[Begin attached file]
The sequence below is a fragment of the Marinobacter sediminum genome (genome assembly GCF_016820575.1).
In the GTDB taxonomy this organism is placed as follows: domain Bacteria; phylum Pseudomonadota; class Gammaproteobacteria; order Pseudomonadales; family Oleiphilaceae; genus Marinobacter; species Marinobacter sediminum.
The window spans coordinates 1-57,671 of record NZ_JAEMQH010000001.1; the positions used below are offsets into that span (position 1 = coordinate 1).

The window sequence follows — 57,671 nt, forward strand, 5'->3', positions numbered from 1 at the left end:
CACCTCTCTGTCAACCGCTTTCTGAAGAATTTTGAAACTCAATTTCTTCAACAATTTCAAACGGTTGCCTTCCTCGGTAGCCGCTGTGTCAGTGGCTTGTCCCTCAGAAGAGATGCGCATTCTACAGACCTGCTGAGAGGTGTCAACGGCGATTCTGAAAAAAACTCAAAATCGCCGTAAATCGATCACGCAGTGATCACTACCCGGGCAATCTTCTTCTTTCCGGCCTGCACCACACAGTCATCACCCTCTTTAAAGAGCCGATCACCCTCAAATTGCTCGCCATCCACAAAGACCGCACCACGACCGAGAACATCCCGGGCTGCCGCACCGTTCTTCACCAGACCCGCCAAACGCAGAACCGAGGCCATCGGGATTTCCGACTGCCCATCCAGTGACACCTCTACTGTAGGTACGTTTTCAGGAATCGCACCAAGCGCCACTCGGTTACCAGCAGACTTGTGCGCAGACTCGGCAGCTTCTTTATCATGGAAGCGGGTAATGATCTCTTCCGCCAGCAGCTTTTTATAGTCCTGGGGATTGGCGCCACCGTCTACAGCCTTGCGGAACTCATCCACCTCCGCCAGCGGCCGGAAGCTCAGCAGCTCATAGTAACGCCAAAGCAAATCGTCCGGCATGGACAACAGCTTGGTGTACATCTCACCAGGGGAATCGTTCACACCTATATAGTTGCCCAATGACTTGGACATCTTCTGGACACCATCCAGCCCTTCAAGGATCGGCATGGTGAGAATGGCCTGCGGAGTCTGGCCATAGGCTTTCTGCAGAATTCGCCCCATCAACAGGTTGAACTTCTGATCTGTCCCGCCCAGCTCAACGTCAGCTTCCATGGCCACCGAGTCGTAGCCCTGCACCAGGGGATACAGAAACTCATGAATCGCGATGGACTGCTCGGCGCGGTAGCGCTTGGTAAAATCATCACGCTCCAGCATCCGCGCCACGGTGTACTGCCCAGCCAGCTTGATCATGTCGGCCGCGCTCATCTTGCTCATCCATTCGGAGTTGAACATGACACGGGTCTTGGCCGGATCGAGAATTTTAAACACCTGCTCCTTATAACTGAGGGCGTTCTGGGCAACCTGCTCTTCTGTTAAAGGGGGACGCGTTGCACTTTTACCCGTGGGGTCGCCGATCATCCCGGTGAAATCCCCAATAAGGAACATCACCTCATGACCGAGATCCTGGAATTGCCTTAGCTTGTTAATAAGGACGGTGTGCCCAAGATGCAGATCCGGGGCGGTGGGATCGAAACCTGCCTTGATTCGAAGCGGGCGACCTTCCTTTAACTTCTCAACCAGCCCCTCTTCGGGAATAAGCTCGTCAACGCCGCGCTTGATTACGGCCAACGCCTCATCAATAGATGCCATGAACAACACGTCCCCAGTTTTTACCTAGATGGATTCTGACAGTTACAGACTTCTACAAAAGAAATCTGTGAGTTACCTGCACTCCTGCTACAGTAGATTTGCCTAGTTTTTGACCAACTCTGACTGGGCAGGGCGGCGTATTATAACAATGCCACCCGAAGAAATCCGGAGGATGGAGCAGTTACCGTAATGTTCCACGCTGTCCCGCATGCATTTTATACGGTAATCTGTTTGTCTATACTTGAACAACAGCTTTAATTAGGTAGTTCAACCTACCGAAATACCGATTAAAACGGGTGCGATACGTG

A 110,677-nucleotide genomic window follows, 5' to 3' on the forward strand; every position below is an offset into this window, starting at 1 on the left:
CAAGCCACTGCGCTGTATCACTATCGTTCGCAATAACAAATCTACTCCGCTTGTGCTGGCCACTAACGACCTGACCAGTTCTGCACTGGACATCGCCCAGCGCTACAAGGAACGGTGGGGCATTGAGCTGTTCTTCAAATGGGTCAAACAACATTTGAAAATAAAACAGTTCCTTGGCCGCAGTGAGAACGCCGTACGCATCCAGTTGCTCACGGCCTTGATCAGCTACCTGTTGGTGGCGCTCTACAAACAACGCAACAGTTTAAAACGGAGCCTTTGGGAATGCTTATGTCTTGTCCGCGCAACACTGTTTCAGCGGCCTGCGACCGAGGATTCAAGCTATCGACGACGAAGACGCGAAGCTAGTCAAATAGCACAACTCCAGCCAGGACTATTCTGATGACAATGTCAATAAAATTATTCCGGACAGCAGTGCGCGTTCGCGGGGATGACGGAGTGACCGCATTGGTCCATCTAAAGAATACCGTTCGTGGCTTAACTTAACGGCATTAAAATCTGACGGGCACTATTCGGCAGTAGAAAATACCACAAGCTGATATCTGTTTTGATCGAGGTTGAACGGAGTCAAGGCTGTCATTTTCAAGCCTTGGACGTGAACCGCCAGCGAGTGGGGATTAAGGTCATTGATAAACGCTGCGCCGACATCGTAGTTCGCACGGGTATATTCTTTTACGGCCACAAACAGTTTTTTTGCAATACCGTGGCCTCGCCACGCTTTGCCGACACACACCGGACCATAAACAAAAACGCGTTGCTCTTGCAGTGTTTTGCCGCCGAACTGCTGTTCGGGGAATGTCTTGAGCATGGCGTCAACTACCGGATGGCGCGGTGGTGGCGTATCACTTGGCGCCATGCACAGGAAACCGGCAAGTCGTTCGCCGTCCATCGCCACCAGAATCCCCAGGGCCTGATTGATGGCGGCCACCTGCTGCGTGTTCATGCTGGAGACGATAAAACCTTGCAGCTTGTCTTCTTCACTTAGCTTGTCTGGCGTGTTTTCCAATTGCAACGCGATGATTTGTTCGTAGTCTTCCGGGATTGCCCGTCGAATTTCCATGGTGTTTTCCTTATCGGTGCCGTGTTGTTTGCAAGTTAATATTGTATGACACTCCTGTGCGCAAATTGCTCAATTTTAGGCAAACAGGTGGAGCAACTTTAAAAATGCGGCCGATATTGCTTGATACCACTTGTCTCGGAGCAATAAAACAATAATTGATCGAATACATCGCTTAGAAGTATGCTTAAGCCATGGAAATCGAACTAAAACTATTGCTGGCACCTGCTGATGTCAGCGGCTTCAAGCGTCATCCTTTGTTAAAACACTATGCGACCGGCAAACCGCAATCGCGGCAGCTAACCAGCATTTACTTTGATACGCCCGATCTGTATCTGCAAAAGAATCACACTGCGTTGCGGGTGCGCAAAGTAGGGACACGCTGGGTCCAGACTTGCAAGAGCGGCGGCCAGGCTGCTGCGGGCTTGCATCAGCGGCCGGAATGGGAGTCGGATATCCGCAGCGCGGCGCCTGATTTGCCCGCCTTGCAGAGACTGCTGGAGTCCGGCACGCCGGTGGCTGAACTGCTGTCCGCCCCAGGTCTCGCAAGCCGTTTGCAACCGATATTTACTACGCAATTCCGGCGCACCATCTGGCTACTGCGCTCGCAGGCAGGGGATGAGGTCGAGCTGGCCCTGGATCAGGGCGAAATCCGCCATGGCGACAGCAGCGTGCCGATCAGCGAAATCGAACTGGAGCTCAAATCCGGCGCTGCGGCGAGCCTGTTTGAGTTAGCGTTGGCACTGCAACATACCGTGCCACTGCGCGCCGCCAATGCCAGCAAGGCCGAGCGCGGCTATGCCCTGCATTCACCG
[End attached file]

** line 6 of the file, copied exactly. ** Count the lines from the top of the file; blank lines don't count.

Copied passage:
A 110,677-nucleotide genomic window follows, 5' to 3' on the forward strand; every position below is an offset into this window, starting at 1 on the left: